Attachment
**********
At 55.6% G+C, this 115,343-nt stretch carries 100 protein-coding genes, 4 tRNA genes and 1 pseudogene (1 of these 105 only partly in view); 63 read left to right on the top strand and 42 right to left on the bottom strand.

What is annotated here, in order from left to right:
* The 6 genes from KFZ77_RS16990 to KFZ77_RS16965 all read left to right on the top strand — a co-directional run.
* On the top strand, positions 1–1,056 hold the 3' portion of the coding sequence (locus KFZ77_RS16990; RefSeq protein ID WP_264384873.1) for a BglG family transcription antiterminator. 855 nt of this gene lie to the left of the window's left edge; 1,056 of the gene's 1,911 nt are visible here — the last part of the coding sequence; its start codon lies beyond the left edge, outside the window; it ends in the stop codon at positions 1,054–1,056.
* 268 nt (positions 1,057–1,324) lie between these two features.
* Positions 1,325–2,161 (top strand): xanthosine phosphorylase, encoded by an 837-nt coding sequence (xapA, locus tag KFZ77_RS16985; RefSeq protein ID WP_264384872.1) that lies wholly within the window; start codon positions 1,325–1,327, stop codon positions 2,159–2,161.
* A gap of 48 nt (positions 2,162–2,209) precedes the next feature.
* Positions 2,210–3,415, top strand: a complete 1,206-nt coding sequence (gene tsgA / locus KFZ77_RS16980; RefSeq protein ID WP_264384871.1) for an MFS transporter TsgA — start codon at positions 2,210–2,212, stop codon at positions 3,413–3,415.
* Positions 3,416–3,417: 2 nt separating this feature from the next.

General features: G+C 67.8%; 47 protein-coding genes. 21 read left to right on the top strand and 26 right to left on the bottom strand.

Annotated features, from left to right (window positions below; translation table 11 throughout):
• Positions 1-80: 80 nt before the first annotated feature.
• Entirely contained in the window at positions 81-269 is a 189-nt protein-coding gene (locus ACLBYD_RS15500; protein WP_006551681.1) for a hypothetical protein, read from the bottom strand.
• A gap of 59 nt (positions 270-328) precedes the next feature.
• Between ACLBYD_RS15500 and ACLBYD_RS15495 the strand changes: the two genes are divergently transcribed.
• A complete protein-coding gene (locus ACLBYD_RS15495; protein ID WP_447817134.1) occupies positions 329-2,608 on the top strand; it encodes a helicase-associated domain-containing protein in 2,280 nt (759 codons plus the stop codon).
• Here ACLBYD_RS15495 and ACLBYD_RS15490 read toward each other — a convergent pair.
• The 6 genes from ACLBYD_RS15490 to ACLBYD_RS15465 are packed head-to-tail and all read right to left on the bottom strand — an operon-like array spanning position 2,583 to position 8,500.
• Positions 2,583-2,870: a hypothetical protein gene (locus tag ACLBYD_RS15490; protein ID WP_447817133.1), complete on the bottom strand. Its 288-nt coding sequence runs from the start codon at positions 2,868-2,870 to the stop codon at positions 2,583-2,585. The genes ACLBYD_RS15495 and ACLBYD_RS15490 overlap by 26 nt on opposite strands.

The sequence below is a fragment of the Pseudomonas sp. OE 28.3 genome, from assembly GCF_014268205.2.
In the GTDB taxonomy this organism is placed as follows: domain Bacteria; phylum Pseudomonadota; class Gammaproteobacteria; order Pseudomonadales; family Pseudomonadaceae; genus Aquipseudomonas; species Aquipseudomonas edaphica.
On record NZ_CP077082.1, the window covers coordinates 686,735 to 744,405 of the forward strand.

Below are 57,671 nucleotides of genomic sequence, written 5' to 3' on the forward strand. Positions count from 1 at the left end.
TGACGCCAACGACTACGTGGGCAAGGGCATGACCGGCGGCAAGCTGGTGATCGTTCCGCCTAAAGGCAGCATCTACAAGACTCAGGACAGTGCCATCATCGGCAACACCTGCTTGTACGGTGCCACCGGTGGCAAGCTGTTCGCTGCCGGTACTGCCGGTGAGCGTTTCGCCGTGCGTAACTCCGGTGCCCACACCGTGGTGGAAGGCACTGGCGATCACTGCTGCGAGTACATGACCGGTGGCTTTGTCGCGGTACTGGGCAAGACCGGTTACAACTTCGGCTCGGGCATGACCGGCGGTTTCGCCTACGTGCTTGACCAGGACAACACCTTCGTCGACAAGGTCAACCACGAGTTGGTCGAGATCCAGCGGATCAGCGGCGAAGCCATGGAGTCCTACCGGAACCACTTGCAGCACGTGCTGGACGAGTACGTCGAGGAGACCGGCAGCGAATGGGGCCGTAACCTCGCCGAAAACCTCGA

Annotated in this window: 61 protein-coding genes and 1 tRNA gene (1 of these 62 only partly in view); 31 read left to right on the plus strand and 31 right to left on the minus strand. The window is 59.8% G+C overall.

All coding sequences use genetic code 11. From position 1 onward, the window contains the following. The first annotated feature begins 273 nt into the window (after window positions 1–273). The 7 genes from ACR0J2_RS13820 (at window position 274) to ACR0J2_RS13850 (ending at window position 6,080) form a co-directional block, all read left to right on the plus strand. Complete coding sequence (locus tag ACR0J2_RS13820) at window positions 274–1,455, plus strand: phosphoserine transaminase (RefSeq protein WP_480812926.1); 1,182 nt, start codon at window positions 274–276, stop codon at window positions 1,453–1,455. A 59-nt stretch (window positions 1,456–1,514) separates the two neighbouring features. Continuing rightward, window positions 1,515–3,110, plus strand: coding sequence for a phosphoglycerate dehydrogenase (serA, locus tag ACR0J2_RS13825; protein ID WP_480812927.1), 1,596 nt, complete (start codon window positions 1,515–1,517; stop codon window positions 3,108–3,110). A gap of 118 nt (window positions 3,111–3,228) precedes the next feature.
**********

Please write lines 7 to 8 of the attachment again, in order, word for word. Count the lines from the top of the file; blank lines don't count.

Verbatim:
* A gap of 48 nt (positions 2,162–2,209) precedes the next feature.
* Positions 2,210–3,415, top strand: a complete 1,206-nt coding sequence (gene tsgA / locus KFZ77_RS16980; RefSeq protein ID WP_264384871.1) for an MFS transporter TsgA — start codon at positions 2,210–2,212, stop codon at positions 3,413–3,415.